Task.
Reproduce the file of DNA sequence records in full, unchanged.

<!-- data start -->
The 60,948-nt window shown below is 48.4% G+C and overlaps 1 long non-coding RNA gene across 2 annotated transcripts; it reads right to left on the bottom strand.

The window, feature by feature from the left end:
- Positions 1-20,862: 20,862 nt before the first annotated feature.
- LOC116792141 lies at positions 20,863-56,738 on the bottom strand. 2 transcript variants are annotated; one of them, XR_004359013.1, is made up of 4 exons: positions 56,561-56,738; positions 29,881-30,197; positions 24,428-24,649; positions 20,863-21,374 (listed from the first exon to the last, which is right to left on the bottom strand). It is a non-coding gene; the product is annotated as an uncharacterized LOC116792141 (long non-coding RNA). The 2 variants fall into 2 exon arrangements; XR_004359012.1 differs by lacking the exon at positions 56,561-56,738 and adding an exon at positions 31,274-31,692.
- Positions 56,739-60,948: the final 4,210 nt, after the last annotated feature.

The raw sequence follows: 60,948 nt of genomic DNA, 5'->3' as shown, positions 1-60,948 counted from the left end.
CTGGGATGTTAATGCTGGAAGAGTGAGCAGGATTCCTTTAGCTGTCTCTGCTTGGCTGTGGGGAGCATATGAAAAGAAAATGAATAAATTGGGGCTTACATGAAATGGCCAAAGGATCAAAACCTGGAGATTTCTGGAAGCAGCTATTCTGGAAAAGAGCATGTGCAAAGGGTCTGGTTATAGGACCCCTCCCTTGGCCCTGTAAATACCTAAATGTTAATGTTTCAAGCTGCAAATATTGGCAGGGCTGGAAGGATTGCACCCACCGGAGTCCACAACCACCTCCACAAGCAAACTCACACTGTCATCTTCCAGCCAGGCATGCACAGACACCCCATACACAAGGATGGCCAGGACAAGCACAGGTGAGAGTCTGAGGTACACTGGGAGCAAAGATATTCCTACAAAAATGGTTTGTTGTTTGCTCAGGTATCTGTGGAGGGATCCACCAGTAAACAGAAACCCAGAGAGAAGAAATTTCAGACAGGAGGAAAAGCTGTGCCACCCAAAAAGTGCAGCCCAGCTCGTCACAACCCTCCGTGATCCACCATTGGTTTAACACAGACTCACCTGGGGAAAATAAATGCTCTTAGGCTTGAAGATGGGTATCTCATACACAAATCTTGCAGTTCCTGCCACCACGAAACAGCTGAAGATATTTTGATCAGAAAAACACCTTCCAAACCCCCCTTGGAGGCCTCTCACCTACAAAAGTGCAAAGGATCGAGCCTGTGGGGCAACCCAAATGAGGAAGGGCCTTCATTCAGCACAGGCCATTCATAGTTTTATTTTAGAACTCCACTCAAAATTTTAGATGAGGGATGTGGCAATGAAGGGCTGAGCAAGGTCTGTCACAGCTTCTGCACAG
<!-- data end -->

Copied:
The 60,948-nt window shown below is 48.4% G+C and overlaps 1 long non-coding RNA gene across 2 annotated transcripts; it reads right to left on the bottom strand.

The window, feature by feature from the left end:
- Positions 1-20,862: 20,862 nt before the first annotated feature.
- LOC116792141 lies at positions 20,863-56,738 on the bottom strand. 2 transcript variants are annotated; one of them, XR_004359013.1, is made up of 4 exons: positions 56,561-56,738; positions 29,881-30,197; positions 24,428-24,649; positions 20,863-21,374 (listed from the first exon to the last, which is right to left on the bottom strand). It is a non-coding gene; the product is annotated as an uncharacterized LOC116792141 (long non-coding RNA). The 2 variants fall into 2 exon arrangements; XR_004359012.1 differs by lacking the exon at positions 56,561-56,738 and adding an exon at positions 31,274-31,692.
- Positions 56,739-60,948: the final 4,210 nt, after the last annotated feature.

The raw sequence follows: 60,948 nt of genomic DNA, 5'->3' as shown, positions 1-60,948 counted from the left end.
CTGGGATGTTAATGCTGGAAGAGTGAGCAGGATTCCTTTAGCTGTCTCTGCTTGGCTGTGGGGAGCATATGAAAAGAAAATGAATAAATTGGGGCTTACATGAAATGGCCAAAGGATCAAAACCTGGAGATTTCTGGAAGCAGCTATTCTGGAAAAGAGCATGTGCAAAGGGTCTGGTTATAGGACCCCTCCCTTGGCCCTGTAAATACCTAAATGTTAATGTTTCAAGCTGCAAATATTGGCAGGGCTGGAAGGATTGCACCCACCGGAGTCCACAACCACCTCCACAAGCAAACTCACACTGTCATCTTCCAGCCAGGCATGCACAGACACCCCATACACAAGGATGGCCAGGACAAGCACAGGTGAGAGTCTGAGGTACACTGGGAGCAAAGATATTCCTACAAAAATGGTTTGTTGTTTGCTCAGGTATCTGTGGAGGGATCCACCAGTAAACAGAAACCCAGAGAGAAGAAATTTCAGACAGGAGGAAAAGCTGTGCCACCCAAAAAGTGCAGCCCAGCTCGTCACAACCCTCCGTGATCCACCATTGGTTTAACACAGACTCACCTGGGGAAAATAAATGCTCTTAGGCTTGAAGATGGGTATCTCATACACAAATCTTGCAGTTCCTGCCACCACGAAACAGCTGAAGATATTTTGATCAGAAAAACACCTTCCAAACCCCCCTTGGAGGCCTCTCACCTACAAAAGTGCAAAGGATCGAGCCTGTGGGGCAACCCAAATGAGGAAGGGCCTTCATTCAGCACAGGCCATTCATAGTTTTATTTTAGAACTCCACTCAAAATTTTAGATGAGGGATGTGGCAATGAAGGGCTGAGCAAGGTCTGTCACAGCTTCTGCACAG